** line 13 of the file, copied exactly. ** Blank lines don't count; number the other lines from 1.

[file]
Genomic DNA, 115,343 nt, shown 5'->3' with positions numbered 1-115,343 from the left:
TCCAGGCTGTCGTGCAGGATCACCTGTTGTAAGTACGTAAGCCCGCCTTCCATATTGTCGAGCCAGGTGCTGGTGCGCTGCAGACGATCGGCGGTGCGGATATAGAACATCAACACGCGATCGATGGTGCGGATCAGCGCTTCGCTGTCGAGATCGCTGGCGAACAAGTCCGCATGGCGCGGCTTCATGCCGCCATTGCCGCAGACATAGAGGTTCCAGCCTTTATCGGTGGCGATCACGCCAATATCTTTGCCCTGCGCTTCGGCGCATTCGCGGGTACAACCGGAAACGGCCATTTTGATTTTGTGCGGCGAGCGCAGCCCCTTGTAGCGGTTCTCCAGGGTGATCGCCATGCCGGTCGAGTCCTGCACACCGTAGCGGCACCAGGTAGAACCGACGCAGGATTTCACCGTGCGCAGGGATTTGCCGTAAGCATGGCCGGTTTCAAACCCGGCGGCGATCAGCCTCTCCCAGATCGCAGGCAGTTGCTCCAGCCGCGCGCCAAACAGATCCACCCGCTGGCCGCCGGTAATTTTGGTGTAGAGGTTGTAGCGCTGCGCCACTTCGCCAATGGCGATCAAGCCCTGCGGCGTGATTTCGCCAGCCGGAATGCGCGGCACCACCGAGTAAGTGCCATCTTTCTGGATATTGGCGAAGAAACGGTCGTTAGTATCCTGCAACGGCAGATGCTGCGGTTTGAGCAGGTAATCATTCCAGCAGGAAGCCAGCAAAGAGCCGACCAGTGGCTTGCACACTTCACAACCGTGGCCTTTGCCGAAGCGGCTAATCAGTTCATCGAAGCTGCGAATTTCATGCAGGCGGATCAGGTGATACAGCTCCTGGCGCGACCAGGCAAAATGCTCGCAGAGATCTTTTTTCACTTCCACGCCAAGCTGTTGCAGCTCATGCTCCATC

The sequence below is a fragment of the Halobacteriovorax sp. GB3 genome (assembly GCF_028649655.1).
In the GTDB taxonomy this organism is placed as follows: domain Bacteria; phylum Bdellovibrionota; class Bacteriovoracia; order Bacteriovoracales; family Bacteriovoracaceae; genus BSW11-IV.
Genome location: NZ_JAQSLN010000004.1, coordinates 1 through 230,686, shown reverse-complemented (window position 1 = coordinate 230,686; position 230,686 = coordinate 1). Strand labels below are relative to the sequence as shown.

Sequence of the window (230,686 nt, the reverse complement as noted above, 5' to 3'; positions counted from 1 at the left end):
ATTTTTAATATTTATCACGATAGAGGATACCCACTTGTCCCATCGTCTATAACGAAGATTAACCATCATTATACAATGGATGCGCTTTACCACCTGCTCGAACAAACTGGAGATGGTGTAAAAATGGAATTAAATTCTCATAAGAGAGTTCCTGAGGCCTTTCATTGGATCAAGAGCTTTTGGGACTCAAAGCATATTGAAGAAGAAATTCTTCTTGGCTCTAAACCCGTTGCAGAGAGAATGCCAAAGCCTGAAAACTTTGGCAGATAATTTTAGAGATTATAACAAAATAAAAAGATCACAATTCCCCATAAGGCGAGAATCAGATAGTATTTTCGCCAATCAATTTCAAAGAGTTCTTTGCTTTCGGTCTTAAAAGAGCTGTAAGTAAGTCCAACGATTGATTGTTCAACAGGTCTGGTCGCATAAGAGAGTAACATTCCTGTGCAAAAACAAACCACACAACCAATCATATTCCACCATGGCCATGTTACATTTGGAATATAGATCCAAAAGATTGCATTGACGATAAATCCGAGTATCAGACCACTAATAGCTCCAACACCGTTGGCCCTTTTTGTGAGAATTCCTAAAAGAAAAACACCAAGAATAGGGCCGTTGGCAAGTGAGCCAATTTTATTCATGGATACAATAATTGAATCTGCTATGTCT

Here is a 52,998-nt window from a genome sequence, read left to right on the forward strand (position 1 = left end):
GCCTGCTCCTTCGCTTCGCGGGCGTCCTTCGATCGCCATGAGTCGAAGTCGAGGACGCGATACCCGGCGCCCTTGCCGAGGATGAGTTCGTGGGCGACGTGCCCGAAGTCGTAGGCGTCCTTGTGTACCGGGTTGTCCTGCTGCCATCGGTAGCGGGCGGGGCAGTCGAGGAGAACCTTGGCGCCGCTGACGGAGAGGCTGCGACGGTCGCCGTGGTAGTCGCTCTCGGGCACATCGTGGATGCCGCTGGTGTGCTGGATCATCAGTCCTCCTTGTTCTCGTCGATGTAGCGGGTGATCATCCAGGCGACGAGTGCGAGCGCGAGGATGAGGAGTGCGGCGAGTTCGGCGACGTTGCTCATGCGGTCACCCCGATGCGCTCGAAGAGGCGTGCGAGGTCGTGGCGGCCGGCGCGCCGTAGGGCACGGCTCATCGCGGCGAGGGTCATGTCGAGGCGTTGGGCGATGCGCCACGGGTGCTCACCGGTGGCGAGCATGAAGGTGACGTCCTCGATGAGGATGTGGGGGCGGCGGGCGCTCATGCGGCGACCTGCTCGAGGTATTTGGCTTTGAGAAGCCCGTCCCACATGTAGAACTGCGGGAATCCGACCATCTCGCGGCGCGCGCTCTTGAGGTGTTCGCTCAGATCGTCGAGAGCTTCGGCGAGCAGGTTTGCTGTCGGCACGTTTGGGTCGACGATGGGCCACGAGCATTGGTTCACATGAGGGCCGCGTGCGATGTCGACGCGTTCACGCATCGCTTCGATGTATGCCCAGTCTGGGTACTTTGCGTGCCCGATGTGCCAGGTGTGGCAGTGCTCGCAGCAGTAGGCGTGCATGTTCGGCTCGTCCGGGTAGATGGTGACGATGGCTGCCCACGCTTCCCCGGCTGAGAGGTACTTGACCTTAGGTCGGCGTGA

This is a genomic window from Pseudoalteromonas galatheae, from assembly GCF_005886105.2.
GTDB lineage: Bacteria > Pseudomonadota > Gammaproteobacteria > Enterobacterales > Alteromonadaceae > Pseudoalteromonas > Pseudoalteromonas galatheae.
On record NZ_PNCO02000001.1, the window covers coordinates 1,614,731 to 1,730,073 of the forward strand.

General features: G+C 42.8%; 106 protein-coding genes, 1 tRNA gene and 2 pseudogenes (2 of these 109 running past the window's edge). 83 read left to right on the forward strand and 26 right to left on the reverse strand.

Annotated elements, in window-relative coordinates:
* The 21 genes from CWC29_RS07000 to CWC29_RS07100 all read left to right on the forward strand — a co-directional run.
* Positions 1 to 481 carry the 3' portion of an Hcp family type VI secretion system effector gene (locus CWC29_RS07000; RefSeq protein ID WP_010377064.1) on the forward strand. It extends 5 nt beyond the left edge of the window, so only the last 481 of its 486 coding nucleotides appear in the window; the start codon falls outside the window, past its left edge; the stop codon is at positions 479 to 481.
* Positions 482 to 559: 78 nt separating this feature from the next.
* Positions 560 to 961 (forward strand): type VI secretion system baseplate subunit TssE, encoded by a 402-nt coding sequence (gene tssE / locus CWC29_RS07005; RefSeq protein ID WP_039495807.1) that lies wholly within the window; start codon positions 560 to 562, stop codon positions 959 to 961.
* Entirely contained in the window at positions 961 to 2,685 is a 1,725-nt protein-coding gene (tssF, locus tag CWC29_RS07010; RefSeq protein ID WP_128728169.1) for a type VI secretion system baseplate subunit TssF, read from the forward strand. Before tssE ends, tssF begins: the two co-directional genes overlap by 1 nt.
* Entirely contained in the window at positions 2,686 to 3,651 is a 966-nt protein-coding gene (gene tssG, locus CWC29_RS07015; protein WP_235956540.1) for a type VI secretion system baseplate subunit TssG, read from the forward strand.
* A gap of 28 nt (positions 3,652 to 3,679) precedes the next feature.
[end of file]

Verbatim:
General features: G+C 42.8%; 106 protein-coding genes, 1 tRNA gene and 2 pseudogenes (2 of these 109 running past the window's edge). 83 read left to right on the forward strand and 26 right to left on the reverse strand.